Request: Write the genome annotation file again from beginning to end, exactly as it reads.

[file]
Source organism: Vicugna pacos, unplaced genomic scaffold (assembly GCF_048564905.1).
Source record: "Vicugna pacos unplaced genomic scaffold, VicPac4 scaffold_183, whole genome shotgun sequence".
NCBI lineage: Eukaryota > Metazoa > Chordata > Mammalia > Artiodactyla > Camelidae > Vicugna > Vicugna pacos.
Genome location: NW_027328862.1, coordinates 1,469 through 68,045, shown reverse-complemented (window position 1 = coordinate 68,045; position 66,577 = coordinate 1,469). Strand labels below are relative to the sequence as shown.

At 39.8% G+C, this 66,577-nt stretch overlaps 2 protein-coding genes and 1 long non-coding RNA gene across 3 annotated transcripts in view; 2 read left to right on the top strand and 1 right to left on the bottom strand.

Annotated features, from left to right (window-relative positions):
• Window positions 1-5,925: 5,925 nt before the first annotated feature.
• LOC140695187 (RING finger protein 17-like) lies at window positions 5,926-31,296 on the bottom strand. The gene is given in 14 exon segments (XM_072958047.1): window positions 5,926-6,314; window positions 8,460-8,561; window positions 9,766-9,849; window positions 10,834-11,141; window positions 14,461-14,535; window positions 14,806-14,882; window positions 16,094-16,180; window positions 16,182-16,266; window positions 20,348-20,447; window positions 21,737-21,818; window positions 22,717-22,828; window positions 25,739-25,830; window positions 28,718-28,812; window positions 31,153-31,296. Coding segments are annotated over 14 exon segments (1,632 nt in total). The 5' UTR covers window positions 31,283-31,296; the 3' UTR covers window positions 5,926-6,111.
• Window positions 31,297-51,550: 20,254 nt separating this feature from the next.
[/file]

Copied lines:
Source organism: Vicugna pacos, unplaced genomic scaffold (assembly GCF_048564905.1).
Source record: "Vicugna pacos unplaced genomic scaffold, VicPac4 scaffold_183, whole genome shotgun sequence".
NCBI lineage: Eukaryota > Metazoa > Chordata > Mammalia > Artiodactyla > Camelidae > Vicugna > Vicugna pacos.
Genome location: NW_027328862.1, coordinates 1,469 through 68,045, shown reverse-complemented (window position 1 = coordinate 68,045; position 66,577 = coordinate 1,469). Strand labels below are relative to the sequence as shown.

At 39.8% G+C, this 66,577-nt stretch overlaps 2 protein-coding genes and 1 long non-coding RNA gene across 3 annotated transcripts in view; 2 read left to right on the top strand and 1 right to left on the bottom strand.

Annotated features, from left to right (window-relative positions):
• Window positions 1-5,925: 5,925 nt before the first annotated feature.
• LOC140695187 (RING finger protein 17-like) lies at window positions 5,926-31,296 on the bottom strand. The gene is given in 14 exon segments (XM_072958047.1): window positions 5,926-6,314; window positions 8,460-8,561; window positions 9,766-9,849; window positions 10,834-11,141; window positions 14,461-14,535; window positions 14,806-14,882; window positions 16,094-16,180; window positions 16,182-16,266; window positions 20,348-20,447; window positions 21,737-21,818; window positions 22,717-22,828; window positions 25,739-25,830; window positions 28,718-28,812; window positions 31,153-31,296. Coding segments are annotated over 14 exon segments (1,632 nt in total). The 5' UTR covers window positions 31,283-31,296; the 3' UTR covers window positions 5,926-6,111.
• Window positions 31,297-51,550: 20,254 nt separating this feature from the next.